To test the accuracy of a new fingerprint scanner, researchers typically run millions of known fingerprint images through the system's matching software. But this testing procedure can't quite mimic real operating conditions, as a 2-D image fed into a program is fundamentally different than a 3-D finger pressed to a sensor.
To get around that problem, researchers at Michigan State University and the National Institute of Standards and Technology have come up with the first 3D-printed fingerprint.
A new technical paper describes their system for projecting 2-D images onto a generic 3-D finger surface, then fabricating the realistic 3-D fingerprint, with all its loops and swirls, in a commercial 3-D printer.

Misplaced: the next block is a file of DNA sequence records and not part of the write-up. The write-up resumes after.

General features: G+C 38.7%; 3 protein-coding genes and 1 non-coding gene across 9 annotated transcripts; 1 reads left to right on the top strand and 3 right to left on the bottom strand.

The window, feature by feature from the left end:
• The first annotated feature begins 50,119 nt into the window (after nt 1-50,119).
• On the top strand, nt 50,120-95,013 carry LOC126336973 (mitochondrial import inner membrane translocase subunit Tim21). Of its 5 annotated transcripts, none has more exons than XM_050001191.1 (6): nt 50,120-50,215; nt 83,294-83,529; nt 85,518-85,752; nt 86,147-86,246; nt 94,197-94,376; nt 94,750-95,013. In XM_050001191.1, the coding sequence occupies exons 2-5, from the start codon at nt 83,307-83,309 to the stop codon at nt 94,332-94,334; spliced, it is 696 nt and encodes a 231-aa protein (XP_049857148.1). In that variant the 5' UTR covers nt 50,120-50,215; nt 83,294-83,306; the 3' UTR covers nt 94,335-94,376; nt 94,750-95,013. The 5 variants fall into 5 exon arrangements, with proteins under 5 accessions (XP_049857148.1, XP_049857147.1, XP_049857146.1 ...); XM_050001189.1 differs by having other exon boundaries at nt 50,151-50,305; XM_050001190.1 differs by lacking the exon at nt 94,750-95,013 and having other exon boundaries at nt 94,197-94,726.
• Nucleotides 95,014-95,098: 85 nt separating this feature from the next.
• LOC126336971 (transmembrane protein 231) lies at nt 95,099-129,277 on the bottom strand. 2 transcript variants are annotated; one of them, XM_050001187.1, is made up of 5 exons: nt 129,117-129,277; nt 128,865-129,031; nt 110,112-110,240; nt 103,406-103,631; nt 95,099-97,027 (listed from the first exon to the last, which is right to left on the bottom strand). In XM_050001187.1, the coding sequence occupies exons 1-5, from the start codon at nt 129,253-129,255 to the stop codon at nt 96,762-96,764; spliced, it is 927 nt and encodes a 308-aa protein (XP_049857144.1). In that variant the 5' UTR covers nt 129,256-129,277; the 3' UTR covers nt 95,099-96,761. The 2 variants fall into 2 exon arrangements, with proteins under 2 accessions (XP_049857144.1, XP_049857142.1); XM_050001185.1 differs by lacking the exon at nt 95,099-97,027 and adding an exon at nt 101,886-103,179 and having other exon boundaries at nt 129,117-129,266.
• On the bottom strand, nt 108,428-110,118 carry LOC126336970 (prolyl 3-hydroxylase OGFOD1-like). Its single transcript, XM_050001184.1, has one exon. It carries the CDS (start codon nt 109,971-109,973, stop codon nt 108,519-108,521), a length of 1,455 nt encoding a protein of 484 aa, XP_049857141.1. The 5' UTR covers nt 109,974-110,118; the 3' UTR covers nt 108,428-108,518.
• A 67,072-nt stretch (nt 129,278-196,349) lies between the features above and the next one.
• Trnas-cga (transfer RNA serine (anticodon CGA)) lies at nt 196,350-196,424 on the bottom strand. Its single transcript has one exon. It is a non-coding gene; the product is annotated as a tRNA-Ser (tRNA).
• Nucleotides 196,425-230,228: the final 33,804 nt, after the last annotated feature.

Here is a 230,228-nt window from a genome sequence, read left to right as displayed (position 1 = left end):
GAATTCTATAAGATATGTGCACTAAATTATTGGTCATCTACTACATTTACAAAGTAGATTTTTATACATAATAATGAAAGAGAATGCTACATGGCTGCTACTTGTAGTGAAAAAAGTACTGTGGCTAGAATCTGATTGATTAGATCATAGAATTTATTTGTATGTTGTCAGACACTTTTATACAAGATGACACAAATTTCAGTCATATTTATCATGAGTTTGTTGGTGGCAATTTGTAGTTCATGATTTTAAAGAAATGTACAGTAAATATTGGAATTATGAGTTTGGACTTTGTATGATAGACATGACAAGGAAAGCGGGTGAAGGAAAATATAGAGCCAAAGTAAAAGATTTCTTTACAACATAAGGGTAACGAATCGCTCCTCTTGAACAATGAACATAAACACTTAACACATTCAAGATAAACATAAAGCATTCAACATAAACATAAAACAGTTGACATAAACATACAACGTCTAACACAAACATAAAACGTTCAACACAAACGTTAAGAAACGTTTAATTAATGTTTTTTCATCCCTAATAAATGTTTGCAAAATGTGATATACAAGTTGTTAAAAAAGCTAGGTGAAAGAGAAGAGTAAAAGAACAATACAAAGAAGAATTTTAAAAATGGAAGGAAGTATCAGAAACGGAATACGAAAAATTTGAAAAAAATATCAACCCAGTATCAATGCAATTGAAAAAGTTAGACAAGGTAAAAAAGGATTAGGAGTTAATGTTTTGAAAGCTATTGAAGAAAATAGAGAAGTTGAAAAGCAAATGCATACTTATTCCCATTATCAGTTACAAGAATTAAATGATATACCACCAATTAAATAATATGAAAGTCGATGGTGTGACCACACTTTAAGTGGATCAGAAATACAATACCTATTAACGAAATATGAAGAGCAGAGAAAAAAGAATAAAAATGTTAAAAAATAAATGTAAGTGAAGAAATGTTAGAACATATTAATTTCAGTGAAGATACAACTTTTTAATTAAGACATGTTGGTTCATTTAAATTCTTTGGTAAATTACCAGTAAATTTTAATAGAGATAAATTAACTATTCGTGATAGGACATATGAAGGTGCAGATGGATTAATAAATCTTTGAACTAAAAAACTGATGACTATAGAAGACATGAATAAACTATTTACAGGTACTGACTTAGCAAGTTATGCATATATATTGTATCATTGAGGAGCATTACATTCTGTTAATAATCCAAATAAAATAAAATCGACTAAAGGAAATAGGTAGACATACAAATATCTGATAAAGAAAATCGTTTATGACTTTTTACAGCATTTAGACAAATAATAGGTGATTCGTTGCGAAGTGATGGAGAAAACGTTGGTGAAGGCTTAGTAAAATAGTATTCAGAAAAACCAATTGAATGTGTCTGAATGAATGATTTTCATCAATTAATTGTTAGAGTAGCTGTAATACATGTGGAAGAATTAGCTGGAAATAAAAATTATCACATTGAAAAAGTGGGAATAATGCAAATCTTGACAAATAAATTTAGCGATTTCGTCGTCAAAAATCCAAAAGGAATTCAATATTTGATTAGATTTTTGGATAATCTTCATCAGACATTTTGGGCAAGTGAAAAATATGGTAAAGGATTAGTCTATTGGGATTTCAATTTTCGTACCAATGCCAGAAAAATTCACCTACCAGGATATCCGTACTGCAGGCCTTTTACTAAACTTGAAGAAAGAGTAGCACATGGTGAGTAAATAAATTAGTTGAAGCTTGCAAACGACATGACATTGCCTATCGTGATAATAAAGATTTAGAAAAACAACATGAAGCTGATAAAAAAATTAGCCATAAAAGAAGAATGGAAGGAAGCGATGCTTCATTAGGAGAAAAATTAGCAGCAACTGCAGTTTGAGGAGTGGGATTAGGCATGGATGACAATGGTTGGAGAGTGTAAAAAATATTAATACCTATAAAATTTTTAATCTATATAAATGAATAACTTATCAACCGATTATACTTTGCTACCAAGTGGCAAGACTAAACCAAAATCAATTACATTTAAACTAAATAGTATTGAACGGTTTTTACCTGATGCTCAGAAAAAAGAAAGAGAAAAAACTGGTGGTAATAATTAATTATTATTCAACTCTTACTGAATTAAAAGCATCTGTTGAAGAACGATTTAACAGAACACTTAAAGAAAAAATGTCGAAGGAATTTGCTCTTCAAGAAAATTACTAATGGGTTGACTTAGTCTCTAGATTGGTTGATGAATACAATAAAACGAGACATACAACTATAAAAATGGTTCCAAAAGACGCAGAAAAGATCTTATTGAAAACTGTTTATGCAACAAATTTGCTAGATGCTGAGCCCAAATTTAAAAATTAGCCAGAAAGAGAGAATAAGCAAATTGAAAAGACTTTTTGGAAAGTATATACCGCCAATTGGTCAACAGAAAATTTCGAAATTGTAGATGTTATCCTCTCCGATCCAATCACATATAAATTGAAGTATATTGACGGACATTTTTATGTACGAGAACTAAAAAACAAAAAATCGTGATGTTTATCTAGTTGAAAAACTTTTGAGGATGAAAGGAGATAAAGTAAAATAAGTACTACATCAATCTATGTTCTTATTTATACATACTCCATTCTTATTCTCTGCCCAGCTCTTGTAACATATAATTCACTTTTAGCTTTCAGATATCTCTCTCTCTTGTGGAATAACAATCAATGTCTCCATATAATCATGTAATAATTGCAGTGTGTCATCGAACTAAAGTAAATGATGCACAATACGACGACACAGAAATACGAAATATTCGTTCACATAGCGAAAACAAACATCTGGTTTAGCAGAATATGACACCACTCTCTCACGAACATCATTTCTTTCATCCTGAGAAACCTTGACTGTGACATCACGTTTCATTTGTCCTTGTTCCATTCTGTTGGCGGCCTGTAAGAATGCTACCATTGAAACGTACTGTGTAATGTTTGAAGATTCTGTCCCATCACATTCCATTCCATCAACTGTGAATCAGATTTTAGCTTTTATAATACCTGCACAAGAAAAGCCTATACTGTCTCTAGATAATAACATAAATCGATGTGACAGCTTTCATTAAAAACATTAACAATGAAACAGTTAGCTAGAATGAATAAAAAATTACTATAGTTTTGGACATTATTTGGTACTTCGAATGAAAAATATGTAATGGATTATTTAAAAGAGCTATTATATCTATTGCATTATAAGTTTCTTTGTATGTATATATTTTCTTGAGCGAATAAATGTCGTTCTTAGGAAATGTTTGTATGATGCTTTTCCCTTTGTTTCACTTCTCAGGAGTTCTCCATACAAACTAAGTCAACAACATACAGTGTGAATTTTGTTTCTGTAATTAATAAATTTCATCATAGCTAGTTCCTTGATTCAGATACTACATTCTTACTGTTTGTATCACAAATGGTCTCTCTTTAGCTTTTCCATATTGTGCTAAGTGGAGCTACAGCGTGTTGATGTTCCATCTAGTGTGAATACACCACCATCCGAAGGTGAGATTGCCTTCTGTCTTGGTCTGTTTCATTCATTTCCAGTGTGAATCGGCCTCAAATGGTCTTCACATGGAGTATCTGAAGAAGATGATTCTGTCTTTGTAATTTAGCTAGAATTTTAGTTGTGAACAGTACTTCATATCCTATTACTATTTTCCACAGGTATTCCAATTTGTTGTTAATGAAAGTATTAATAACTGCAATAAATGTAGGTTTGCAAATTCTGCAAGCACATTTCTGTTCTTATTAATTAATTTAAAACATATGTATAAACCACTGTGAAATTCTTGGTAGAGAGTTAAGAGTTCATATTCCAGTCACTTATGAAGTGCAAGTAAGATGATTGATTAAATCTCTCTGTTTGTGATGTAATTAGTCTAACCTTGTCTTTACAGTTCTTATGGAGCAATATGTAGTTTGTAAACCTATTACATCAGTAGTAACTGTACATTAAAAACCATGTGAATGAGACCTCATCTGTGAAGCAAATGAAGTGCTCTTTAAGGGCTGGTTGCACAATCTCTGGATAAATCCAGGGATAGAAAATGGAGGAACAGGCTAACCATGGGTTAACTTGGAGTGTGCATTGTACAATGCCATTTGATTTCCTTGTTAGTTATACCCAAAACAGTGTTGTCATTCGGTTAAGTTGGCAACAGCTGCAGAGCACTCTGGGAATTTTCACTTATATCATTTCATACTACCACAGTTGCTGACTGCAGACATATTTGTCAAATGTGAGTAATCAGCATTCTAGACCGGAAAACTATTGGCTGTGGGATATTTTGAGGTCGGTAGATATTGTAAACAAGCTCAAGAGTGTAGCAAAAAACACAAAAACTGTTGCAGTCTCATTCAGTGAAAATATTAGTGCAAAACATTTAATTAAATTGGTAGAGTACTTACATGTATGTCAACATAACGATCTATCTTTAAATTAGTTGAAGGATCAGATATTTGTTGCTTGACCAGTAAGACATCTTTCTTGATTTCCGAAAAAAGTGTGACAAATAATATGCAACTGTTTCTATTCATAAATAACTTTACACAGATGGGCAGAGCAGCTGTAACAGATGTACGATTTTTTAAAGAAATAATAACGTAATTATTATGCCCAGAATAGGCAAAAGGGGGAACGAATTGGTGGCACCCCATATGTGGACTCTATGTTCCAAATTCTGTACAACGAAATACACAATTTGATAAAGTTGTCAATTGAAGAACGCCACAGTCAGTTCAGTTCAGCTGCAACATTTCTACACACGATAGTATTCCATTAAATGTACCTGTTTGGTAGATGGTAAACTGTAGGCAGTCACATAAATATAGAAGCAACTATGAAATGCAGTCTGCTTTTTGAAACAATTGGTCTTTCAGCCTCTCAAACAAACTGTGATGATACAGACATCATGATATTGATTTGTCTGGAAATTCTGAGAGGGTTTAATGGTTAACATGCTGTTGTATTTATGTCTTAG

This could be useful for end-to-end evaluations of fingerprint matching systems, which start with fingerprint image acquisition and then go on to feature extraction and matching. In the video below, MSU professor Anil Jain says the use of such 3-D fingerprints could help both sensor manufacturers and algorithm developers improve the hardware and software of fingerprint matching systems.
The dummy fingers will also be helpful in the development of up-and-coming touchless fingerprint sensing technologies.
Fingerprints are recorded at many nations' border crossings. And the iPhone 5s can be unlocked with Touch ID, a fingerprint recognition system. So long as our fingerprints are going to be scanned everywhere, we can at least root for those scanners to be as accurate as possible.
Fingerprint biometrics are finding more and more applications in our speedy and security-conscious world; the uses go far beyond law enforcement. In India, the government is trying to enroll every citizen in abiometric ID system using fingerprints and iris scans.
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